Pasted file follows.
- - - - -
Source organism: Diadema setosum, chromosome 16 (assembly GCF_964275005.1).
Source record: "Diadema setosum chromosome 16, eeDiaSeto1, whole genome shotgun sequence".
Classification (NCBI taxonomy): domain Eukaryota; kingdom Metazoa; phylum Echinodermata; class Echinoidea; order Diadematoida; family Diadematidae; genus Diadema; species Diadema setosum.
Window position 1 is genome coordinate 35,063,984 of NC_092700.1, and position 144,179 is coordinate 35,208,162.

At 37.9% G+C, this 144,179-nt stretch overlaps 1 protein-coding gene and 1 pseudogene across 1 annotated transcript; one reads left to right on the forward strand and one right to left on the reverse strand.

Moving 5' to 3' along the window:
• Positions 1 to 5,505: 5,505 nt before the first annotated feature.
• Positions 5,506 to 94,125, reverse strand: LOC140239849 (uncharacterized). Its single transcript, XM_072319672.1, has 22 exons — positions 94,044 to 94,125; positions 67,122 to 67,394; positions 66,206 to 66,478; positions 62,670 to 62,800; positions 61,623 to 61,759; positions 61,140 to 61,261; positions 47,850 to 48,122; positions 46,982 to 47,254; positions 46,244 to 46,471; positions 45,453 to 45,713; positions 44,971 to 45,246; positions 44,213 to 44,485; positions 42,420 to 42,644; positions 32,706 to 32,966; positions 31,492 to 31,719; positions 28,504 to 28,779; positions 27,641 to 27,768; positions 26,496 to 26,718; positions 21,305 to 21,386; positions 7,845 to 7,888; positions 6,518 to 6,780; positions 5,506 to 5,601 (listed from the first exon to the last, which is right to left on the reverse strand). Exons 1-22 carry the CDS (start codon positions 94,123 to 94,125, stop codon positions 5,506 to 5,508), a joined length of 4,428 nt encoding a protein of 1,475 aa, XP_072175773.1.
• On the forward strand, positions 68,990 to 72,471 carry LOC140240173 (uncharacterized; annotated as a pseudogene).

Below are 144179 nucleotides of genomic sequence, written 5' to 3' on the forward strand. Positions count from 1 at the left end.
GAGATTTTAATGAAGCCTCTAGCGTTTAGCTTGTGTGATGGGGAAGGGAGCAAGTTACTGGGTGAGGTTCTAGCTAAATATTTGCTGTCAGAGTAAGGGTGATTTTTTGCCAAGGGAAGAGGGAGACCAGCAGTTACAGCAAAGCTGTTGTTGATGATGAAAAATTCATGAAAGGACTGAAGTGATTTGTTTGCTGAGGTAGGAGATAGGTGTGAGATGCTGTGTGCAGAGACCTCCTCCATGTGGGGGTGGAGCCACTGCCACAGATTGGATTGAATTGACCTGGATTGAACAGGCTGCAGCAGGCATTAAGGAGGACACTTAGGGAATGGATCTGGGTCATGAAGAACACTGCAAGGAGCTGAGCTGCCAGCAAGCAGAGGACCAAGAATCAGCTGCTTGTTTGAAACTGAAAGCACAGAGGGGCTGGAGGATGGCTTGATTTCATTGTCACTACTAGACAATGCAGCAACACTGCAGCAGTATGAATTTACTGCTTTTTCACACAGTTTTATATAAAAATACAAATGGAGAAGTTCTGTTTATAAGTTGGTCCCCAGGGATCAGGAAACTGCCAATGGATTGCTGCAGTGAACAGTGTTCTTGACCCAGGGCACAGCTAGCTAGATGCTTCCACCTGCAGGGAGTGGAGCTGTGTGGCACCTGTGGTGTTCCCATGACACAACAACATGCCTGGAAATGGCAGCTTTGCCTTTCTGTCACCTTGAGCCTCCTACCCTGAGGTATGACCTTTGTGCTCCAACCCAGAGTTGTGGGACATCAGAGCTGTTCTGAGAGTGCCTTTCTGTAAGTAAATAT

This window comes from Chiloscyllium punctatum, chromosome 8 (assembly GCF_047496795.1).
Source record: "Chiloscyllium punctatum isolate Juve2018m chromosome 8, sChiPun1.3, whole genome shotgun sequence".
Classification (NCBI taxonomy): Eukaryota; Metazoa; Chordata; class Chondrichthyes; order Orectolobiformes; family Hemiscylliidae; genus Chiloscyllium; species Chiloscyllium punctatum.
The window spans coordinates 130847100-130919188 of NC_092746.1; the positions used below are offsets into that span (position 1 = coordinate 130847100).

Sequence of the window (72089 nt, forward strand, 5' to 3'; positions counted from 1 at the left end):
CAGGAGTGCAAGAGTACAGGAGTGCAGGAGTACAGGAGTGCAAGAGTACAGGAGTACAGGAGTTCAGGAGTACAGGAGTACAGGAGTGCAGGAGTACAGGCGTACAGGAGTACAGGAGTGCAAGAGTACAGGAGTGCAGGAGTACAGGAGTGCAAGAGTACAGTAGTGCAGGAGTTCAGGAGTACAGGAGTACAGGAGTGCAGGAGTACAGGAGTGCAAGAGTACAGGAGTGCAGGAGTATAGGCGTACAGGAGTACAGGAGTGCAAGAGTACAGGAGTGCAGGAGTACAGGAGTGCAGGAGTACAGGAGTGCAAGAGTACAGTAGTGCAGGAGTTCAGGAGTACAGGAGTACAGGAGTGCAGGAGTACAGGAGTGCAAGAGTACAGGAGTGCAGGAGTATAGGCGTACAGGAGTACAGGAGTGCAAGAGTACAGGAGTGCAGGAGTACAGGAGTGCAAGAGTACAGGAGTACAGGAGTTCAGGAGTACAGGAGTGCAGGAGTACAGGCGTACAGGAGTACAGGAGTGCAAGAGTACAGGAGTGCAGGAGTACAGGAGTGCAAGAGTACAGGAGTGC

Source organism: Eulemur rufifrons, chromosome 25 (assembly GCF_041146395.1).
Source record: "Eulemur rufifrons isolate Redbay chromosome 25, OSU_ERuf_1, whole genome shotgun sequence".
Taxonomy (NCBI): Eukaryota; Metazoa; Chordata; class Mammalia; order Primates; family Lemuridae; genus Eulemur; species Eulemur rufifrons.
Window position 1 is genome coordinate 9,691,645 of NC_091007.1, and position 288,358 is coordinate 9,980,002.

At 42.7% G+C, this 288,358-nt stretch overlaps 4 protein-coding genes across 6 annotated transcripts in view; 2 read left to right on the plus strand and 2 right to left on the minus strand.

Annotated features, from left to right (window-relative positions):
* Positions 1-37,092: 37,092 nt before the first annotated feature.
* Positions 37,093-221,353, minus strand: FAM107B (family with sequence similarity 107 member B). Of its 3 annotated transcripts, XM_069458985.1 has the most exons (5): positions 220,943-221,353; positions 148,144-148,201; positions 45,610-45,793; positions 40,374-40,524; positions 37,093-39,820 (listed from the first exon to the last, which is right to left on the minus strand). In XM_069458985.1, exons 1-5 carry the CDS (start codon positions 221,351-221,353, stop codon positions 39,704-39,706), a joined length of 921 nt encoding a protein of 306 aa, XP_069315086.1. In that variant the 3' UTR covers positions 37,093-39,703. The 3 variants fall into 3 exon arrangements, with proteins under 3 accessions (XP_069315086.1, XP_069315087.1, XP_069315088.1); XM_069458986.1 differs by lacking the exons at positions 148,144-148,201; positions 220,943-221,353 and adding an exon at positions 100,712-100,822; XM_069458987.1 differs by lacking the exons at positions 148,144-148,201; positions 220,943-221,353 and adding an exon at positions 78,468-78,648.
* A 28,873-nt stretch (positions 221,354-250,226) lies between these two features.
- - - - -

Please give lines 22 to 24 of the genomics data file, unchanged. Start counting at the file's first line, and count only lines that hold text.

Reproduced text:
At 42.7% G+C, this 288,358-nt stretch overlaps 4 protein-coding genes across 6 annotated transcripts in view; 2 read left to right on the plus strand and 2 right to left on the minus strand.

Annotated features, from left to right (window-relative positions):
* Positions 1-37,092: 37,092 nt before the first annotated feature.